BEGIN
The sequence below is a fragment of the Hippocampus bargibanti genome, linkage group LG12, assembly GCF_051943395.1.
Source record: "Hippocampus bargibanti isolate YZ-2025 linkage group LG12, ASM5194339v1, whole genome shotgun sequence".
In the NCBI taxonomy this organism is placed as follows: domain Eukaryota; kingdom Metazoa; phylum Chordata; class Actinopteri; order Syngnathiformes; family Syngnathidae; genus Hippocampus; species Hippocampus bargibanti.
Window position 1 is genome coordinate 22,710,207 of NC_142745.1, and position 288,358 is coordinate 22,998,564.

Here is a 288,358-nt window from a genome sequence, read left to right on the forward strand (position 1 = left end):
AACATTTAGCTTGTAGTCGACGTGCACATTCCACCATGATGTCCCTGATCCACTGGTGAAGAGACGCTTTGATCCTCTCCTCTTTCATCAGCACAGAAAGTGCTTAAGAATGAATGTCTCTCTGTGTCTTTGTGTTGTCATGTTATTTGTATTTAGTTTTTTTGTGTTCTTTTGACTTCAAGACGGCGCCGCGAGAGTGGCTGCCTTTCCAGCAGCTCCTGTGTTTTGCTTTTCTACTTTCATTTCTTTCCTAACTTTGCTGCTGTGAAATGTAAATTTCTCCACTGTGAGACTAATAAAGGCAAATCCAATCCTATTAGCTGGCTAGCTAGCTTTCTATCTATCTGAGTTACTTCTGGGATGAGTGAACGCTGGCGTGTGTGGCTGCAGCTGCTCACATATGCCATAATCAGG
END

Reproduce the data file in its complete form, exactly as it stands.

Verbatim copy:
The sequence below is a fragment of the Hippocampus bargibanti genome, linkage group LG12, assembly GCF_051943395.1.
Source record: "Hippocampus bargibanti isolate YZ-2025 linkage group LG12, ASM5194339v1, whole genome shotgun sequence".
In the NCBI taxonomy this organism is placed as follows: domain Eukaryota; kingdom Metazoa; phylum Chordata; class Actinopteri; order Syngnathiformes; family Syngnathidae; genus Hippocampus; species Hippocampus bargibanti.
Window position 1 is genome coordinate 22,710,207 of NC_142745.1, and position 288,358 is coordinate 22,998,564.

Here is a 288,358-nt window from a genome sequence, read left to right on the forward strand (position 1 = left end):
AACATTTAGCTTGTAGTCGACGTGCACATTCCACCATGATGTCCCTGATCCACTGGTGAAGAGACGCTTTGATCCTCTCCTCTTTCATCAGCACAGAAAGTGCTTAAGAATGAATGTCTCTCTGTGTCTTTGTGTTGTCATGTTATTTGTATTTAGTTTTTTTGTGTTCTTTTGACTTCAAGACGGCGCCGCGAGAGTGGCTGCCTTTCCAGCAGCTCCTGTGTTTTGCTTTTCTACTTTCATTTCTTTCCTAACTTTGCTGCTGTGAAATGTAAATTTCTCCACTGTGAGACTAATAAAGGCAAATCCAATCCTATTAGCTGGCTAGCTAGCTTTCTATCTATCTGAGTTACTTCTGGGATGAGTGAACGCTGGCGTGTGTGGCTGCAGCTGCTCACATATGCCATAATCAGG